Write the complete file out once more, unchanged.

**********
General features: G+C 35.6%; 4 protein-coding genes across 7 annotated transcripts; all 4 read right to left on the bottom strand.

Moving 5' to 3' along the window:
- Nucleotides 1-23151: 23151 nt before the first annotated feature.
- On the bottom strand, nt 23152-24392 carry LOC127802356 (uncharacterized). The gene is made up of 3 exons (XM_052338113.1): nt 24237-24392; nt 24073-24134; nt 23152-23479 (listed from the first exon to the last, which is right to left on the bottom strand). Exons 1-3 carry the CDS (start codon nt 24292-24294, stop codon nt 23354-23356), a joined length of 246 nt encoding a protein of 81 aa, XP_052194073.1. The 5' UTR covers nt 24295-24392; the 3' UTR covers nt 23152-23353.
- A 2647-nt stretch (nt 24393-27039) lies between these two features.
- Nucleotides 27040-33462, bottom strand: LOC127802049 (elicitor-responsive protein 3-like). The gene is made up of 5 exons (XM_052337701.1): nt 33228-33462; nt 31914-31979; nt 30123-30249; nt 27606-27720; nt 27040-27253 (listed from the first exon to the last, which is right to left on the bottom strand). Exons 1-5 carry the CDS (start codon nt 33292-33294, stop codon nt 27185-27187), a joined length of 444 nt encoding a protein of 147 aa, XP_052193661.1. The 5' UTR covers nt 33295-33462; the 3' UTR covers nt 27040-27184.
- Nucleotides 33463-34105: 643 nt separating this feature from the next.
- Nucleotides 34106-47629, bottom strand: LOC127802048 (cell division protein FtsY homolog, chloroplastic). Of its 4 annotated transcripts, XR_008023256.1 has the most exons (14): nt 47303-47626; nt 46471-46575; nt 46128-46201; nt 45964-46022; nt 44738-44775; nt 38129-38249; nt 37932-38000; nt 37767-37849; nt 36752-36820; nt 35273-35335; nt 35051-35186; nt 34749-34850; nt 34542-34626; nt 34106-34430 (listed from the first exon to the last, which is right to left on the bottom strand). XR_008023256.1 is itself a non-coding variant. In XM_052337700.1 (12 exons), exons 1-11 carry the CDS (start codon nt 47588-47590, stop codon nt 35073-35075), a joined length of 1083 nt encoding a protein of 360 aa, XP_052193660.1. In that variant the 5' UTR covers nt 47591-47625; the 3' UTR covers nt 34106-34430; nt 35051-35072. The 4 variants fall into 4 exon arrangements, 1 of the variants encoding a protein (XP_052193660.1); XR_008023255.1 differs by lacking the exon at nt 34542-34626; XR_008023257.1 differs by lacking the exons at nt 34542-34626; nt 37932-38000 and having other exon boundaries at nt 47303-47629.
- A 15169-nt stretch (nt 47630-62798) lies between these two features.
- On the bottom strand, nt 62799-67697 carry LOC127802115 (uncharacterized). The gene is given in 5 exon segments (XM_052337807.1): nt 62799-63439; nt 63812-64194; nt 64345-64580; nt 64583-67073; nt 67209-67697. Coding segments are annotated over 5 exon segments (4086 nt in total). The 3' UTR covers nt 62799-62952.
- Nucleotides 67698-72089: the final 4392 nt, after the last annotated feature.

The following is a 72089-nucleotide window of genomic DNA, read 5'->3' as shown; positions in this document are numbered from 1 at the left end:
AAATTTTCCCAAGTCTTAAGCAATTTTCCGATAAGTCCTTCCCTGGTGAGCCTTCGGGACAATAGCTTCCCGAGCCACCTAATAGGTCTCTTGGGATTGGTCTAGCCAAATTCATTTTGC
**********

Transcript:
General features: G+C 35.6%; 4 protein-coding genes across 7 annotated transcripts; all 4 read right to left on the bottom strand.

Moving 5' to 3' along the window:
- Nucleotides 1-23151: 23151 nt before the first annotated feature.
- On the bottom strand, nt 23152-24392 carry LOC127802356 (uncharacterized). The gene is made up of 3 exons (XM_052338113.1): nt 24237-24392; nt 24073-24134; nt 23152-23479 (listed from the first exon to the last, which is right to left on the bottom strand). Exons 1-3 carry the CDS (start codon nt 24292-24294, stop codon nt 23354-23356), a joined length of 246 nt encoding a protein of 81 aa, XP_052194073.1. The 5' UTR covers nt 24295-24392; the 3' UTR covers nt 23152-23353.
- A 2647-nt stretch (nt 24393-27039) lies between these two features.
- Nucleotides 27040-33462, bottom strand: LOC127802049 (elicitor-responsive protein 3-like). The gene is made up of 5 exons (XM_052337701.1): nt 33228-33462; nt 31914-31979; nt 30123-30249; nt 27606-27720; nt 27040-27253 (listed from the first exon to the last, which is right to left on the bottom strand). Exons 1-5 carry the CDS (start codon nt 33292-33294, stop codon nt 27185-27187), a joined length of 444 nt encoding a protein of 147 aa, XP_052193661.1. The 5' UTR covers nt 33295-33462; the 3' UTR covers nt 27040-27184.
- Nucleotides 33463-34105: 643 nt separating this feature from the next.
- Nucleotides 34106-47629, bottom strand: LOC127802048 (cell division protein FtsY homolog, chloroplastic). Of its 4 annotated transcripts, XR_008023256.1 has the most exons (14): nt 47303-47626; nt 46471-46575; nt 46128-46201; nt 45964-46022; nt 44738-44775; nt 38129-38249; nt 37932-38000; nt 37767-37849; nt 36752-36820; nt 35273-35335; nt 35051-35186; nt 34749-34850; nt 34542-34626; nt 34106-34430 (listed from the first exon to the last, which is right to left on the bottom strand). XR_008023256.1 is itself a non-coding variant. In XM_052337700.1 (12 exons), exons 1-11 carry the CDS (start codon nt 47588-47590, stop codon nt 35073-35075), a joined length of 1083 nt encoding a protein of 360 aa, XP_052193660.1. In that variant the 5' UTR covers nt 47591-47625; the 3' UTR covers nt 34106-34430; nt 35051-35072. The 4 variants fall into 4 exon arrangements, 1 of the variants encoding a protein (XP_052193660.1); XR_008023255.1 differs by lacking the exon at nt 34542-34626; XR_008023257.1 differs by lacking the exons at nt 34542-34626; nt 37932-38000 and having other exon boundaries at nt 47303-47629.
- A 15169-nt stretch (nt 47630-62798) lies between these two features.
- On the bottom strand, nt 62799-67697 carry LOC127802115 (uncharacterized). The gene is given in 5 exon segments (XM_052337807.1): nt 62799-63439; nt 63812-64194; nt 64345-64580; nt 64583-67073; nt 67209-67697. Coding segments are annotated over 5 exon segments (4086 nt in total). The 3' UTR covers nt 62799-62952.
- Nucleotides 67698-72089: the final 4392 nt, after the last annotated feature.

The following is a 72089-nucleotide window of genomic DNA, read 5'->3' as shown; positions in this document are numbered from 1 at the left end:
AAATTTTCCCAAGTCTTAAGCAATTTTCCGATAAGTCCTTCCCTGGTGAGCCTTCGGGACAATAGCTTCCCGAGCCACCTAATAGGTCTCTTGGGATTGGTCTAGCCAAATTCATTTTGC